On Thursday, May 6, I addressed the University Senate about the nickname and logo transition process and structure. The text of that talk is below. You can watch the address at http://nickname.und.edu/logo/?p=261 You can find more information about UND nickname and logo transition process at http://nickname.und.edu/logo/
Address to University Senate, May 6, 2010:
Today, I want to provide you with an update on the issue of the UND nickname and logo.
First, though, I want to state that, as the Spring semester draws to a close, the University of North Dakota continues to focus on its core mission…teaching and learning; research, scholarship and creative work; and service to the state and nation. In addition, I reported last month at the University Council meeting on the status of UND’s budget and the NDUS budgeting process. UND is financially sound, and for that I want to thank the North Dakota State Board of Higher Education, the North Dakota Legislature, and the people of North Dakota for their continued support of the university.
As UND addresses its core mission, we continue to build community and we are enhancing connections, within the University, as well as across the state, the region and the nation. UND is in the middle of a University-wide planning conversation on those very topics: building community and developing connections.
And we are adding to the UND alumni family. This weekend, we will graduate students in the School of Law. Next weekend, UND will conduct the general university Spring commencement, with U.S. Secretary of Homeland Security Janet Napolitano as our main speaker. Graduation for students in the School of Medicine and Health Sciences will also be that weekend. UND will graduate some 1,500 students – which makes about 2,700 new UND graduates this academic year.
As you know, on May 14, 2009, the North Dakota State Board of Higher Education unanimously passed a resolution directing the University of North Dakota to retire its nickname and logo. On April 8, the president of the State Board of Higher Education instructed Chancellor William Goetz to direct the president of UND to start the process of retiring the Fighting Sioux nickname and logo. As your president, I am fully committed to the implementation of the board resolution, following the instructions contained in the Chancellor’s letter, which I received on the morning of April 9. You may recall that I spoke with the University community that same day, and promised that the leadership of the university would develop a transparent and inclusive process for appropriately retiring the nickname. The Chancellor’s letter, in its entirety, is published on the UND website.
In addition, at that time, I announced that I had appointed Dr. Robert Boyd, UND Vice President for Student and Outreach Services, as the Transition Officer. I have great confidence in Dr. Boyd. He has served UND with distinction and with great integrity. He is a highly respected leader on the UND campus and across the state.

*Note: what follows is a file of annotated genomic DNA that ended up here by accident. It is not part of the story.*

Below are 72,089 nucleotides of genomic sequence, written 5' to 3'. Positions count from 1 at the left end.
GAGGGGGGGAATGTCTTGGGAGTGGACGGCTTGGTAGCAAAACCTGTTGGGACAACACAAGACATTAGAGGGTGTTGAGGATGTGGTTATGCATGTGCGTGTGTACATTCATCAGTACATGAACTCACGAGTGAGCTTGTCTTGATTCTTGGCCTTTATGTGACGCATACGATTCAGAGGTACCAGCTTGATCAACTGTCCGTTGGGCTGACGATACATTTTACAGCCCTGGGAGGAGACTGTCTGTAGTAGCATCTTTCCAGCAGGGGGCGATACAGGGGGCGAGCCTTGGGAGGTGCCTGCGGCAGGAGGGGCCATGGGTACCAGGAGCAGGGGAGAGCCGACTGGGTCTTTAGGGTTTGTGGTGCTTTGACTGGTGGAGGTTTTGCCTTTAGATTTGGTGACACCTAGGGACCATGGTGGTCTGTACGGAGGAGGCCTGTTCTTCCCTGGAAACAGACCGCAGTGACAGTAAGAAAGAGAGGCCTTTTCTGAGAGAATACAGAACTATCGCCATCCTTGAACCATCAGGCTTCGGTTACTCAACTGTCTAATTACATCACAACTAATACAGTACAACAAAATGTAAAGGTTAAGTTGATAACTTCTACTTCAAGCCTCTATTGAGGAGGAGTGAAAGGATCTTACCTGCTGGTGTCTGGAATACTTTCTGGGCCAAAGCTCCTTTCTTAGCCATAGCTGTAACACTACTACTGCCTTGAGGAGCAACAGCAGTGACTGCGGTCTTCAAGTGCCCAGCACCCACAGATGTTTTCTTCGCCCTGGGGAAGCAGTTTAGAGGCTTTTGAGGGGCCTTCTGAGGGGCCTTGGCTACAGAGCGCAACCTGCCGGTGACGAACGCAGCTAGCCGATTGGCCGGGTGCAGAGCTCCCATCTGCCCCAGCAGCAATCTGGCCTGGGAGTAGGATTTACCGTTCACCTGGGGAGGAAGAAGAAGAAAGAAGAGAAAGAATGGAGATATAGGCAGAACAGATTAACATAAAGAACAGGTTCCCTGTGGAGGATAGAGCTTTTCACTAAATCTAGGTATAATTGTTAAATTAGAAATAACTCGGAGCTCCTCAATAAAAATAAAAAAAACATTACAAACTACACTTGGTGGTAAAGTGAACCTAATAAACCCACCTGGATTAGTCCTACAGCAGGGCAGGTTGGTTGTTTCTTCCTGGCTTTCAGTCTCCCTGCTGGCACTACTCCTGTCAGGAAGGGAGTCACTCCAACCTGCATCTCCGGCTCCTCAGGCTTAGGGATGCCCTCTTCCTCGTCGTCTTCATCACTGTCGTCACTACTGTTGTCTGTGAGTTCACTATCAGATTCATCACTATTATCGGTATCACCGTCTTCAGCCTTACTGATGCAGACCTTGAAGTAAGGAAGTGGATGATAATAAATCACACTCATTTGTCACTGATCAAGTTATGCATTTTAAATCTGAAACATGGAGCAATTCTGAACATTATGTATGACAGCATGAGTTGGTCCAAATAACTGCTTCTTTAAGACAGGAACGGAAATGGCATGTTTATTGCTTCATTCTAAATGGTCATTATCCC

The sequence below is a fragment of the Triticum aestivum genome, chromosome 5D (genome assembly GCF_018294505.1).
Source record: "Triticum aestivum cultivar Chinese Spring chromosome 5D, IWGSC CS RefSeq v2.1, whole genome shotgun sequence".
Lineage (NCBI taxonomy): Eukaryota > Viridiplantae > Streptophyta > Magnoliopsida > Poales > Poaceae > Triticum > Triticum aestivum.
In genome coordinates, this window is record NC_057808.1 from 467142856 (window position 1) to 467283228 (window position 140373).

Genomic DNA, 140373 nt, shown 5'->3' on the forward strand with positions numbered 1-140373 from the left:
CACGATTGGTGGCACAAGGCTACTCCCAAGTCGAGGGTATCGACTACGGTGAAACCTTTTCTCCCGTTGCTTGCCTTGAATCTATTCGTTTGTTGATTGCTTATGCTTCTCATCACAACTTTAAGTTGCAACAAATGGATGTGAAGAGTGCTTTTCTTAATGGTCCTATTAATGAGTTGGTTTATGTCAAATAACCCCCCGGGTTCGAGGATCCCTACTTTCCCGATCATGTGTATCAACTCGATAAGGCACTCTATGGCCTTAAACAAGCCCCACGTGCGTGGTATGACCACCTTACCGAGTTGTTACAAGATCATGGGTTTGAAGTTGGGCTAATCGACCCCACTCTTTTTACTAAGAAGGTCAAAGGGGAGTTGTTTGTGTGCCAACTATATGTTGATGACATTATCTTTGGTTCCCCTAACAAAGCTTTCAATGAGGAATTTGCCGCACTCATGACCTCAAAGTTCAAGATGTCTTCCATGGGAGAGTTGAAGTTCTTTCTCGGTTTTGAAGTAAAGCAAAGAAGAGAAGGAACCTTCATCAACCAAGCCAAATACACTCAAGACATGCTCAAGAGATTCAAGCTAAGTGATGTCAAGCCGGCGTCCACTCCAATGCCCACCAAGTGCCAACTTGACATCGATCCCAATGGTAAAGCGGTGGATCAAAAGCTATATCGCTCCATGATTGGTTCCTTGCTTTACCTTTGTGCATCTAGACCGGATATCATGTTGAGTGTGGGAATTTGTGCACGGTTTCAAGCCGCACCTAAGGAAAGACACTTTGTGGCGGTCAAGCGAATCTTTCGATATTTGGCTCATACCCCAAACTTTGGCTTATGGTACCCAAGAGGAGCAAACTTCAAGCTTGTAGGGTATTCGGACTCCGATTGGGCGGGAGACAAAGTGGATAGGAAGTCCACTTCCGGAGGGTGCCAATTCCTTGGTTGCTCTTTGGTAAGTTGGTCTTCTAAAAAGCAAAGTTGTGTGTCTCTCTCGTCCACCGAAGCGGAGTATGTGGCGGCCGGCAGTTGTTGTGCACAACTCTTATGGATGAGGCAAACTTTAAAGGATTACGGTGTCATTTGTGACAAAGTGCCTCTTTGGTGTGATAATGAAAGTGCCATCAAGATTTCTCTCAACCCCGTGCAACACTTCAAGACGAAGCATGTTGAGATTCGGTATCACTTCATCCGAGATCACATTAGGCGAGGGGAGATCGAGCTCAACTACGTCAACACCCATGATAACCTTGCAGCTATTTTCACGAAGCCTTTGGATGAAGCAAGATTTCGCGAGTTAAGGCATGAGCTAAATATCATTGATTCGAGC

Since April 8, Dr. Boyd and I have had many conversations on how best to approach the retirement of the nickname that UND has used for 80 years. We agree that the process must be inclusive, thoughtful, and deliberate. We have received e-mail, phone calls and letters about what we should do– and should not do. The consistent message has been: Go slow. Take your time. Do it right.
And that is what we intend to do.
To that end, we have developed the following structure:
We have identified three Task Groups that will help us work through the process.
* The first Task will be to plan and implement the process of honoring the history and traditions of the Sioux name and logo. The group will be co-chaired by Bruce Smith, dean of UND’s Odegard School of Aerospace Sciences, and Kris Compton, chief operating officer of Alerus Financial. Bruce and Kris will build a Task Force Group that will plan the appropriate steps for honoring UND’s traditions connected to the name and logo; they will help us think through how UND will document and retire 80 years of institutional tradition.
* We also are putting in place a Communications Task Group. The University has many stakeholders. UND wants to reach out to students, faculty, staff, alumni, friends — all of our constituencies. And we want to use all of the tools at our disposal: the media, e-mail, the Web — Twitter, and other social media. To that end, I have named Dr. Joshua Riedy, UND’s chief information officer, and Kathryn Rand, dean of the School of Law, as co-chairs. This Task Group will certainly include others, but as of now, task group members include Peter Johnson, UND’s chief communications officer; DeAnna Carlson Zink, UND Alumni Association and Foundation associate executive vice president and chief development officer, and Jayson Hajdu, Athletics media relations coordinator.
These two task groups have been formed and they are at work addressing their respective charges. One of the first tasks of the co-chairs will be to recommend additional task force members for my consideration.
A third Task Group has not yet been appointed. This one we are calling the New Directions Task Group, which, when and, I might add, if activated, will help us think through the process of selecting a new name and logo for the university.
Next Monday, May 10, I will report on UND’s progress in the transition to the North Dakota State Board of Higher Education. The letter I received from Chancellor Goetz instructs the university to begin the process of retiring the name and logo immediately, and also recognizes that it may be difficult, if not impossible, to meet the August 1, 2010 deadline as stated in the board resolution of May 14, 2009. If needed, the Chancellor has made it clear that the board has discretion to extend the deadline to August 15, 2011, as stated in the settlement agreement with the NCAA. I interpret this caveat to be practical recognition that the university must honor and protect its contractual obligations and interests as the directive from the SBHE is implemented.
Let me provide a couple of practical examples that speak to this last point. First, UND’s Department of Athletics may require several months to transition their uniforms and equipment, especially if these items have already been ordered for the coming season. In addition, the company that assists UND in licensing the copyright and mark used on university goods and services will require some time to stop production, distribution and sale of merchandise as the business cycle is completed.